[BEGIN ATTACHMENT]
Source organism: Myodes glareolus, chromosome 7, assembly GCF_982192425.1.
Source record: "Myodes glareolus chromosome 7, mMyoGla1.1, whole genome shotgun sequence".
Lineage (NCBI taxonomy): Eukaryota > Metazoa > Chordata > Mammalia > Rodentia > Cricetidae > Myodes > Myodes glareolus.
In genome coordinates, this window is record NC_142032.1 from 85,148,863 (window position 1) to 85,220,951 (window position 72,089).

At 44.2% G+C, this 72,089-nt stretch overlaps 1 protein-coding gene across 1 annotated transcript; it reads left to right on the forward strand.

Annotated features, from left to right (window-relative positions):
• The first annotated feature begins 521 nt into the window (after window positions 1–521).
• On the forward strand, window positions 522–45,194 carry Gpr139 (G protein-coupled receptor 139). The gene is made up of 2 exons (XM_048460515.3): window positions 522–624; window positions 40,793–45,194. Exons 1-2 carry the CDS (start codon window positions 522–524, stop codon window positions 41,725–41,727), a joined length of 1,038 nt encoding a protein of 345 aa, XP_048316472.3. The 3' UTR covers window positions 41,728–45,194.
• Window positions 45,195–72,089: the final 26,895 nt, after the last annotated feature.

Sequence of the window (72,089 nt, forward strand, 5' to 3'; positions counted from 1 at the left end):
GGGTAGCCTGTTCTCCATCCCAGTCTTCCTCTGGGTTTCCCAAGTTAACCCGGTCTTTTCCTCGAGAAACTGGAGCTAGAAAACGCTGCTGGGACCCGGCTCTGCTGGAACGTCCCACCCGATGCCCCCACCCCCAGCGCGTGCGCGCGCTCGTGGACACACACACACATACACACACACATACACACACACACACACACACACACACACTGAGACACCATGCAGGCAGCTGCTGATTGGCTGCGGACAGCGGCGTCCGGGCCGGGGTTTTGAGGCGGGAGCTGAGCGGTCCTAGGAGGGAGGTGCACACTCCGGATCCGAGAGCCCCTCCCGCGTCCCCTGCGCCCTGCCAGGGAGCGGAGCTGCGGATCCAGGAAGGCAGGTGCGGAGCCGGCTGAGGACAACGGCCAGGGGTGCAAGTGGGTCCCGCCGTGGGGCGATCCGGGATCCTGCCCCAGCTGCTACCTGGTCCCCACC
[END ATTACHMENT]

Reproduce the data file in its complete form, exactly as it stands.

Source organism: Myodes glareolus, chromosome 7, assembly GCF_982192425.1.
Source record: "Myodes glareolus chromosome 7, mMyoGla1.1, whole genome shotgun sequence".
Lineage (NCBI taxonomy): Eukaryota > Metazoa > Chordata > Mammalia > Rodentia > Cricetidae > Myodes > Myodes glareolus.
In genome coordinates, this window is record NC_142032.1 from 85,148,863 (window position 1) to 85,220,951 (window position 72,089).

At 44.2% G+C, this 72,089-nt stretch overlaps 1 protein-coding gene across 1 annotated transcript; it reads left to right on the forward strand.

Annotated features, from left to right (window-relative positions):
• The first annotated feature begins 521 nt into the window (after window positions 1–521).
• On the forward strand, window positions 522–45,194 carry Gpr139 (G protein-coupled receptor 139). The gene is made up of 2 exons (XM_048460515.3): window positions 522–624; window positions 40,793–45,194. Exons 1-2 carry the CDS (start codon window positions 522–524, stop codon window positions 41,725–41,727), a joined length of 1,038 nt encoding a protein of 345 aa, XP_048316472.3. The 3' UTR covers window positions 41,728–45,194.
• Window positions 45,195–72,089: the final 26,895 nt, after the last annotated feature.

Sequence of the window (72,089 nt, forward strand, 5' to 3'; positions counted from 1 at the left end):
GGGTAGCCTGTTCTCCATCCCAGTCTTCCTCTGGGTTTCCCAAGTTAACCCGGTCTTTTCCTCGAGAAACTGGAGCTAGAAAACGCTGCTGGGACCCGGCTCTGCTGGAACGTCCCACCCGATGCCCCCACCCCCAGCGCGTGCGCGCGCTCGTGGACACACACACACATACACACACACATACACACACACACACACACACACACACACTGAGACACCATGCAGGCAGCTGCTGATTGGCTGCGGACAGCGGCGTCCGGGCCGGGGTTTTGAGGCGGGAGCTGAGCGGTCCTAGGAGGGAGGTGCACACTCCGGATCCGAGAGCCCCTCCCGCGTCCCCTGCGCCCTGCCAGGGAGCGGAGCTGCGGATCCAGGAAGGCAGGTGCGGAGCCGGCTGAGGACAACGGCCAGGGGTGCAAGTGGGTCCCGCCGTGGGGCGATCCGGGATCCTGCCCCAGCTGCTACCTGGTCCCCACC